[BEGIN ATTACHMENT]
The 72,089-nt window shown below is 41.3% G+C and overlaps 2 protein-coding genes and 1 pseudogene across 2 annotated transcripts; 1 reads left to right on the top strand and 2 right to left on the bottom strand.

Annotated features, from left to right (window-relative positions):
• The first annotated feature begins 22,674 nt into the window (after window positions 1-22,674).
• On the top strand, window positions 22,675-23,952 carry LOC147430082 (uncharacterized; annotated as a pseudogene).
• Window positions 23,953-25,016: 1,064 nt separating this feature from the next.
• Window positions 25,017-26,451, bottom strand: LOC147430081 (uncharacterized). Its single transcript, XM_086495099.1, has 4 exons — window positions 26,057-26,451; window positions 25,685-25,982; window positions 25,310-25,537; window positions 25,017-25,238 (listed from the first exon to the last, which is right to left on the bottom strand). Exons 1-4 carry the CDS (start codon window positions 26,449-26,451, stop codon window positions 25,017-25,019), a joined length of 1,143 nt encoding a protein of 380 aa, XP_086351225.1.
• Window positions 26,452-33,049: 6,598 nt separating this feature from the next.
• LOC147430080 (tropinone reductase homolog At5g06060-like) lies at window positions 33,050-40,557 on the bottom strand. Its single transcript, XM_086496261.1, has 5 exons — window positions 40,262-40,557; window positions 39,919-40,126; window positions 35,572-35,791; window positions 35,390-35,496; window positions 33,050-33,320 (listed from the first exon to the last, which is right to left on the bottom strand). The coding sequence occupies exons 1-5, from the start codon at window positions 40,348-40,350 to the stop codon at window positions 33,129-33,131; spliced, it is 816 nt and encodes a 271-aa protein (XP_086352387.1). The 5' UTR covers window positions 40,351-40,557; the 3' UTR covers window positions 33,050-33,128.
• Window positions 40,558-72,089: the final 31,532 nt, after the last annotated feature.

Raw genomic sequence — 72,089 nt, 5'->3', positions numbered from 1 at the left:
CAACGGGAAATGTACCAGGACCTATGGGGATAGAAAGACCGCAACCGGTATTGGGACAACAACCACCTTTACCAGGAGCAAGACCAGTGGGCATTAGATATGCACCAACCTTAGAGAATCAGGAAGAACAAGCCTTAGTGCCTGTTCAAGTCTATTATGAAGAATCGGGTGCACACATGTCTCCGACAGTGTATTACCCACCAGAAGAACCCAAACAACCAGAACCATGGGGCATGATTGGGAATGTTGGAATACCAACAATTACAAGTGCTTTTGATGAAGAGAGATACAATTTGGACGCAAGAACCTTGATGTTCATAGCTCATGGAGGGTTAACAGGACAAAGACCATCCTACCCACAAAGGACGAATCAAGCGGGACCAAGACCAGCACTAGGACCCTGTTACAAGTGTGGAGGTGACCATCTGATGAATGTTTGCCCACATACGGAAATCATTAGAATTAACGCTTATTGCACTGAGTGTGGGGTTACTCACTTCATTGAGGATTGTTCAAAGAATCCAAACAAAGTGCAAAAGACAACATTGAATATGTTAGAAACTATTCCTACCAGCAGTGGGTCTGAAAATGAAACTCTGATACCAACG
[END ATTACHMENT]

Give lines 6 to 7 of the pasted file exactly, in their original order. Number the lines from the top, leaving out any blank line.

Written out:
• Window positions 25,017-26,451, bottom strand: LOC147430081 (uncharacterized). Its single transcript, XM_086495099.1, has 4 exons — window positions 26,057-26,451; window positions 25,685-25,982; window positions 25,310-25,537; window positions 25,017-25,238 (listed from the first exon to the last, which is right to left on the bottom strand). Exons 1-4 carry the CDS (start codon window positions 26,449-26,451, stop codon window positions 25,017-25,019), a joined length of 1,143 nt encoding a protein of 380 aa, XP_086351225.1.
• Window positions 26,452-33,049: 6,598 nt separating this feature from the next.